Take the local train on "Yokosuka Line" for Tokyo Station.
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From Kamakura station down to Hase (the station to get off at for the Giant Buddha) and further down the line to Enoshima and Fujisawa, is the Enoden line.
Quite rustic, but gets you to where you want to go.
Train From Kamakura to the Great Buddha
From Kamakura you take another train to the Great Buddha. This is not on JR lines but a private line called Enoden. At the Kamakura station, look for the signs towards "Enoshima Tentetsu", or Enoden or Hase. I think the ticket is about 3.10 Yen. You will get off the train 3 stops down from Kamakura at the Hase stop. From the train station, it is a 10 minute walk up the hill on the main street to the Great Buddha.
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Go by Rikusha
If you're up for an older form of travel there are rikushas here in Kamakura offering to take you to the various temples. The Rikushas can be found both near Kamakura station and near the temples and shrines, as well.
Although I thought it'd be fun to go on one of these, I declined telling some of the rikusha drivers in Japanese, "Watashi wa omoisugi desu. Hyaku kiro desu. Kono tenki de, anata shinimasu yo." - [I'm too heavy, weighing 100 kilograms. In this weather, you'll die carrying me.]
*Both my wife and I have heard rikusha drivers or drivers like these tell that they prefer to carry thin customers. Of course, they never say so directly to customers. But, some of them do say so when they are pulling lighter ones. Well, this shouldn't be a big surprise to anyone. A heavier customer IS a much bigger workout, right.
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From Kamakura to Sankeien
Kamakura and Sankeien in Yokohama is often toured together if you are in an organized group tour. But when you travel alone you will have to use train and bus to get there. From JR Kamakura station first go toward Yokohama and change trains at OFUNA. From Ofuna take Negishi line train which usually depart from #9 or #10 platform. Then get off at Negishi station. The bus for Sankeien starts from #1 gate. When you get on the bus, pay 210 yen bus fare in advance. Get off the bus at HONMOKU bus stop. From there cross the street and get in the road with cherry avenue. After walking about ten minutes you will see the gate of the garden. It will take about one hour from Kamakura to Sankeien including the time for walk.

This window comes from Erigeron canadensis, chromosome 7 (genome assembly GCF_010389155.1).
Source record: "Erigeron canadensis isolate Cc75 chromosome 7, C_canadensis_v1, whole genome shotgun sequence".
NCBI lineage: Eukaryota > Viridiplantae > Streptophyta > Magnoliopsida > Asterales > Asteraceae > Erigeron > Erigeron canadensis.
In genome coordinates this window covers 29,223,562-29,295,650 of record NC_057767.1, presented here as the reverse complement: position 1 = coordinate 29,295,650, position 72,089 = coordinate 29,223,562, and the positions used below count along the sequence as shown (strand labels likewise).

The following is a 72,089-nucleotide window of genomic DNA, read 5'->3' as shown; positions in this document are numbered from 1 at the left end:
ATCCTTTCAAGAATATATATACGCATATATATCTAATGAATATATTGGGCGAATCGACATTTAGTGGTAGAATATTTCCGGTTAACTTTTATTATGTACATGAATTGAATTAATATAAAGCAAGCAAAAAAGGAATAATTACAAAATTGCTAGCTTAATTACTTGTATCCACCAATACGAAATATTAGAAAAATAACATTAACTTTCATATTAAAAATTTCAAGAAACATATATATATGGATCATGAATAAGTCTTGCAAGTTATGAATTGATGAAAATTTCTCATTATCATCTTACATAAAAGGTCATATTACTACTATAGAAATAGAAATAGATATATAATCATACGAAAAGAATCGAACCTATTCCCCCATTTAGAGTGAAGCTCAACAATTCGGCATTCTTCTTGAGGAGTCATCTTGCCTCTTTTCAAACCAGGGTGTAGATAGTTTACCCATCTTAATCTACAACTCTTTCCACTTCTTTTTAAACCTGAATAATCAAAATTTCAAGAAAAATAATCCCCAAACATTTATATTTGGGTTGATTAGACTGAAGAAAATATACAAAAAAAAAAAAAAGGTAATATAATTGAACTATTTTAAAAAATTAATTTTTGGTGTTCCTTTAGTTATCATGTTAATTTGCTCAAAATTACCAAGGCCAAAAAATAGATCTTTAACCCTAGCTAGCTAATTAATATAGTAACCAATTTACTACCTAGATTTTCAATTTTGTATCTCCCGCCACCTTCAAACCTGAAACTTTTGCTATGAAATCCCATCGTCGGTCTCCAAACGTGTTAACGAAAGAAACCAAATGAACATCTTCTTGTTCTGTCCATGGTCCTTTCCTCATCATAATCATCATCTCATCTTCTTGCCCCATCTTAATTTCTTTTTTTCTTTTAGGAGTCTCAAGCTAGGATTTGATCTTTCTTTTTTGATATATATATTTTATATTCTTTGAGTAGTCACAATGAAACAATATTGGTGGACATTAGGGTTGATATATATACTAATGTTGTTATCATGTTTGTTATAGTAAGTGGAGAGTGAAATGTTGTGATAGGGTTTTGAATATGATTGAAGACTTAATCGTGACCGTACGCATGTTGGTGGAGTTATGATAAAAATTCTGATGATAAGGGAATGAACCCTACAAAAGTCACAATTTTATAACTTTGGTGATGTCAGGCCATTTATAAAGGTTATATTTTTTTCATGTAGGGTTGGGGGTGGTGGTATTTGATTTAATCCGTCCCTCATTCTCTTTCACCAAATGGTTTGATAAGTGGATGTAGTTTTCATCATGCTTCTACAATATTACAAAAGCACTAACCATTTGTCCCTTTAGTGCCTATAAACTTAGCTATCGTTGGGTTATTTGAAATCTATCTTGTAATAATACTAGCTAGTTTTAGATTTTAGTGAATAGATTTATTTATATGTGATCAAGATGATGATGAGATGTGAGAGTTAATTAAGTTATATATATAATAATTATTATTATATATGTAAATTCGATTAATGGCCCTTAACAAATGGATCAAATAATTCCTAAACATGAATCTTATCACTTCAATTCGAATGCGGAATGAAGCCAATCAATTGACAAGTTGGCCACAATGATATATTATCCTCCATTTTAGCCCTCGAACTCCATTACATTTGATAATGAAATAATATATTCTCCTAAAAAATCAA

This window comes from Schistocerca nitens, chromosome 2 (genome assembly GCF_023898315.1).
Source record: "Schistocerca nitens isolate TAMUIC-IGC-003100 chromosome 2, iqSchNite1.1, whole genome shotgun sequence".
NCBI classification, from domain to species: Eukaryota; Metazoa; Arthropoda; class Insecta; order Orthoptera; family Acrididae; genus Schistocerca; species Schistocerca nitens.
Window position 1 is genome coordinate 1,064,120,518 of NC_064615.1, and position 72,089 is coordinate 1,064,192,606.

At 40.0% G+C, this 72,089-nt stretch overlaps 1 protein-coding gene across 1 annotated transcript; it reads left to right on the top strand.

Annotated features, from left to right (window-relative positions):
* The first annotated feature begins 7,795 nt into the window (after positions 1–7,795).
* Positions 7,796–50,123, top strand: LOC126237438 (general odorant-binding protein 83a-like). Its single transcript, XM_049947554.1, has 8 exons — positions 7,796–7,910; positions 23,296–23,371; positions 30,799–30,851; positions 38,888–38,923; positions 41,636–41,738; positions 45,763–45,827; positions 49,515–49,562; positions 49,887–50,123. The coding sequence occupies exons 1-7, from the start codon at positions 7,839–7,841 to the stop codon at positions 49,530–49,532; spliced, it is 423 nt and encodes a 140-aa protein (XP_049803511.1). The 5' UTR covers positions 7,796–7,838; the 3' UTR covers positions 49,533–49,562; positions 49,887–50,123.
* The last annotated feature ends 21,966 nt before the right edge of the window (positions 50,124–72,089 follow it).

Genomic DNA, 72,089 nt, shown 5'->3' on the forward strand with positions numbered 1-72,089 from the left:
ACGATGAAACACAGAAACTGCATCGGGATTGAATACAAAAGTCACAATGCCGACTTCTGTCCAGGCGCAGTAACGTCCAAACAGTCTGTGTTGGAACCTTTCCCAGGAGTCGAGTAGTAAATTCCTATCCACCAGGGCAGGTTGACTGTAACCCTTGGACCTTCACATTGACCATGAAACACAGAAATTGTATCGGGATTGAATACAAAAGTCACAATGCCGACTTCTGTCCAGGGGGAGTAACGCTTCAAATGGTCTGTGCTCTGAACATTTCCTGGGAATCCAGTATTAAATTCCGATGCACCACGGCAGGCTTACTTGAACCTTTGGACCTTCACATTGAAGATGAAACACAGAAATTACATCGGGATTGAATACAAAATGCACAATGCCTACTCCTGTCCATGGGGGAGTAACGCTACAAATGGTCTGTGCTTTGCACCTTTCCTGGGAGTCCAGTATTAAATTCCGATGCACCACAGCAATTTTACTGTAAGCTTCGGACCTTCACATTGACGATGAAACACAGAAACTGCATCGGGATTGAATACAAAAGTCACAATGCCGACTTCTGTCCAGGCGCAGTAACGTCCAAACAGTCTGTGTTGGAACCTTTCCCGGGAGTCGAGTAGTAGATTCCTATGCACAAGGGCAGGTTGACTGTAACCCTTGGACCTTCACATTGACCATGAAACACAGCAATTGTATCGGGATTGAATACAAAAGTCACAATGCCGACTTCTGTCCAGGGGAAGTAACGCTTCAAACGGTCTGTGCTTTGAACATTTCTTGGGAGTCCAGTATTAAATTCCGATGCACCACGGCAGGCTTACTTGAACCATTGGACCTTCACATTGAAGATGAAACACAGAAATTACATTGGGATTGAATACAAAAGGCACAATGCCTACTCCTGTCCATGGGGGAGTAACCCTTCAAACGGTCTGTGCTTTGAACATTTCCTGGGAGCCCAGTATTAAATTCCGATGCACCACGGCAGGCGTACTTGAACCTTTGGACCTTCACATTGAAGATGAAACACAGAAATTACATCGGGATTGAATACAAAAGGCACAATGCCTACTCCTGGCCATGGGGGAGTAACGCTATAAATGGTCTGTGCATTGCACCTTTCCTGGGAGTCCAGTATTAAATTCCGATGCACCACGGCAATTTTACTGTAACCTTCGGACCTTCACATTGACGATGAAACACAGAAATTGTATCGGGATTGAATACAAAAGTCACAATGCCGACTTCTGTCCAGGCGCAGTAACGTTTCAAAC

Best way to get there from Tokyo Asakusa
In case you stay in Asakusa or somewhere near the Toei Asakusa Line take a Keikyu train (they are using the Toei Asakusa tracks, the last station would be Muirakaigan) to Yokohama, 560 Yen or less if you stay closer and change there to the JR Yokosuka Line (track 9), 330 Yen to Kamakura or 290 Yen to Kita-Kamakura (closer to some shrines).
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Trains going to Kamakura????
From my hotel, when I go out, I learned from my experience that I will not get lost again. I alway go to Yokohama Station at the Tourist Information Center and get important detail to reach for my destination.
From Yokohama Station it will take 30 minutes to arrived in Kamakura Station. ( I can not remember what is the name of the trains ).
From Tokyo, take the Yokosuka line train to Kamakura. The journey takes about an hour & cost about 1000 Yen.
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I took the train on my own. It was easy to get here but not as easy to get around unless one speak Japanese. Try to follow the crowd, that's one way to get to tourist attraction :)
How best to get around
Kamakura is a pretty small town. There are buses, trains and taxis to shuttle you about, but it really doesn't make much sense to do it that way. Your best bet is renting a bike. You will find a bike rental shop next to Kamakura station. As soon as you exit, make a right and walk about 50 meters. Look for the long row of parked bikes.
The best deal is rent the bike for the whole day.
Also, better get there early, as they do run out.
Local JR Trains
You can take local JR trains around Yokohama, and between Yokohama and surrounding wards.
If you want to take Tokaido Shinkansen, you have to go to Shin-Yokohama station.
You can take Yokohama Line from Yokohama station to Shin-Yokohama station.
JR Pass, JR East Pass and SUICA card are valid on these trains.
An easy way to get around by Bus
A main bus station is located right at Kamakura train station so, it is easy enough to get where you want to go using the bus. Most places of interested are not located so far away but, because of narrow roads and traffic the busses will get you where you want to go but slowly (however, faster than walking).